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AM623: AM623+mcu+sdk

Part Number: AM623

Run the ipc_rpmsg_echo_linux example in the sdk on the m4 kernel of am623, and find that the program is stuck in the RPMessage_waitForLinuxReady function. In this case, what should the linux side do to make this function pass normally.  (sdk:mcu_plus_sdk_am62x_08_04_00_16)

  • Hello,

    How are you running the example?

    Please start by following the steps documented here: (booting the correct firmware to the M4) (steps to run the IPC example)



  • After the development board is powered on, the m4 kernel is connected through the JTAG of the development board, and the computer is running the m4 kernel example through ccs. During debugging, the program blocks the RPMessage_waitForLinuxReady function.

    Do you mean that I can only send the m4 execution firmware through a53 in the way you said to run it? Does it mean that the ipc example cannot be debugged on the m4 kernel through ccs

  • Hello,

    I am not clear from your description. Is Linux running or not when the development board is powered on?

    This process should work for your debug:

    1) Boot Linux as per , section "Load and run example binaries" > "if initialization is done by following steps in SOC Initialization Using SPL"

    2) Connect to the M4F CPU. However, do NOT reset the CPU. Instead, Load Symbols and point to the source code that is already running on the M4F

    3) Now you should be able to see the code that is running on the M4F, that Linux loaded with the RemoteProc driver during the Linux boot process

    What background info do you need to know? 

    When the M4F binary is loaded, it should place the resource table at a known location in memory (you can see this in the DDR allocation of the M4's linker.cmd file). This happens regardless of whether the M4F is loaded by Linux, SBL, or CCS.

    HOWEVER, the resource table is missing critical information (the location of the VRINGS that are used to pass RPMsg packets between cores). The Linux RemoteProc driver is the one that adds that missing information to the resource table. The M4F cannot start doing RPMsg until after Linux updates the resource table.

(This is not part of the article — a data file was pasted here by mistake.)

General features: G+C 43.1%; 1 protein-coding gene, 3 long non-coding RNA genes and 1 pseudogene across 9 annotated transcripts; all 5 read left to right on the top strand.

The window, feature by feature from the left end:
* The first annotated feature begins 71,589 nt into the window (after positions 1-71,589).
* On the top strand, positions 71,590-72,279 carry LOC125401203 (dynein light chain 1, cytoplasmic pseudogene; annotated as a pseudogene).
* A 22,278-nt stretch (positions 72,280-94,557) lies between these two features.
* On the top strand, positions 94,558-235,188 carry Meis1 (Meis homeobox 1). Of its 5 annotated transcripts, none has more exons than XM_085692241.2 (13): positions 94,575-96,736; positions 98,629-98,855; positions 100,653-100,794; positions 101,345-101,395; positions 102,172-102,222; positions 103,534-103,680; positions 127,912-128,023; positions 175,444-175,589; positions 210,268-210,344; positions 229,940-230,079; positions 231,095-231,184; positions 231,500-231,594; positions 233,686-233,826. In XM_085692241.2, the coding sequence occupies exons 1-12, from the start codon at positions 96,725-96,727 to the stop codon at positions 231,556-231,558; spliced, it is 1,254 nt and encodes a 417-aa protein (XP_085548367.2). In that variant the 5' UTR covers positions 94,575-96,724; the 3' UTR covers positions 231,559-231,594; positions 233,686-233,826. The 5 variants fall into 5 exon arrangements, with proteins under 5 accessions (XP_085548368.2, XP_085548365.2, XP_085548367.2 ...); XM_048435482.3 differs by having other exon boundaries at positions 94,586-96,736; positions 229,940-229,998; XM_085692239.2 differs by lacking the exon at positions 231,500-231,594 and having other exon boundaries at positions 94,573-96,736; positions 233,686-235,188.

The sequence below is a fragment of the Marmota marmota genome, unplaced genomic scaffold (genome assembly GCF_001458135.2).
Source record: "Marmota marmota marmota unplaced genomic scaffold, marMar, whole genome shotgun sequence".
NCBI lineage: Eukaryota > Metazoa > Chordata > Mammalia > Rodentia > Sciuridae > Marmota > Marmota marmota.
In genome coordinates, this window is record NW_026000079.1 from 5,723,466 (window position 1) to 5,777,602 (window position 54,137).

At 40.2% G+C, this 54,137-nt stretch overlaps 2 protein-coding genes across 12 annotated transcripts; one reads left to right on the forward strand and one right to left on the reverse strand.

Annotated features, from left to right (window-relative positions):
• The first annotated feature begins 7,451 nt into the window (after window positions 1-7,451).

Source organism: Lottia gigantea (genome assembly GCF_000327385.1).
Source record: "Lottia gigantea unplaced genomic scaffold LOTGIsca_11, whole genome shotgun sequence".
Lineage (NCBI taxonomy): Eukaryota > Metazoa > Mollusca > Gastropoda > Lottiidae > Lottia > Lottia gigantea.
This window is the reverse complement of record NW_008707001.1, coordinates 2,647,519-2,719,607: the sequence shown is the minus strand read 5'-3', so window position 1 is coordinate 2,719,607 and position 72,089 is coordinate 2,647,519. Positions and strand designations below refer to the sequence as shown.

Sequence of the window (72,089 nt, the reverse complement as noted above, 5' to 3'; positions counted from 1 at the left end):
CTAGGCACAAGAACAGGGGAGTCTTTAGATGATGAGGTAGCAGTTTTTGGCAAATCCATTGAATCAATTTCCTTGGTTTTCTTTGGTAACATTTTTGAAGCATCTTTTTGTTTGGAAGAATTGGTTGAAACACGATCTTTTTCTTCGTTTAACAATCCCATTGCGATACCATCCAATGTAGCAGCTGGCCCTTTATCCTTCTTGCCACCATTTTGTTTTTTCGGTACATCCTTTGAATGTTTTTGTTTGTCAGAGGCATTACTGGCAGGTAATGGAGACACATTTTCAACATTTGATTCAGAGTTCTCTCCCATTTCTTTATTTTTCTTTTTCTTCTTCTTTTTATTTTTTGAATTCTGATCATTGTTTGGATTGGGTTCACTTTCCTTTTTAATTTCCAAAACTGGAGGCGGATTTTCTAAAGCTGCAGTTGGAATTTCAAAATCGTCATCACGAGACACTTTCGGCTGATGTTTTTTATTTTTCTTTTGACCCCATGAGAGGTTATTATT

My guess is that you are not getting Linux to fill in that resource table information after CCS initializes the M4F, so the M4 is just waiting for that information to get written.

    How can you help me improve the documentation? 

    My suspicion is that if you follow the exact steps at , including resetting and reloading the M4F (instead of just loading symbols), then the RPMsg example will get stuck at the exact place that you are observing. Can you confirm that for me?

    If that suspicion is true, I need to work with the MCU+ developers to update that documentation so that it works out of the box.



  • I'm sorry that I didn't make it clear. After my development board is powered on, linux will be started through sd card, and then m4 kernel will also be started. At this point I went through The above step is to debug m4 kernel on ccs, other routines are running normally, indicating that m4 kernel is started normally, only RPMSG example runtime is stuck in RPMessage_waitForLinuxReady function, I am not clear about the resource table you mentioned is missing key information, So I feel that your suspicion should be correct. If so, how should I operate in order to run normally

  • Hello,

    Please try Option 1 first and let me know if it works.

    Option 1: connect CCS to watch M4 firmware that was loaded by Linux

    Reference section "This process should work for your debug" in my previous response. You can find load symbols by going Load > load symbols.

    Option 2: use CCS to load new firmware onto the M4.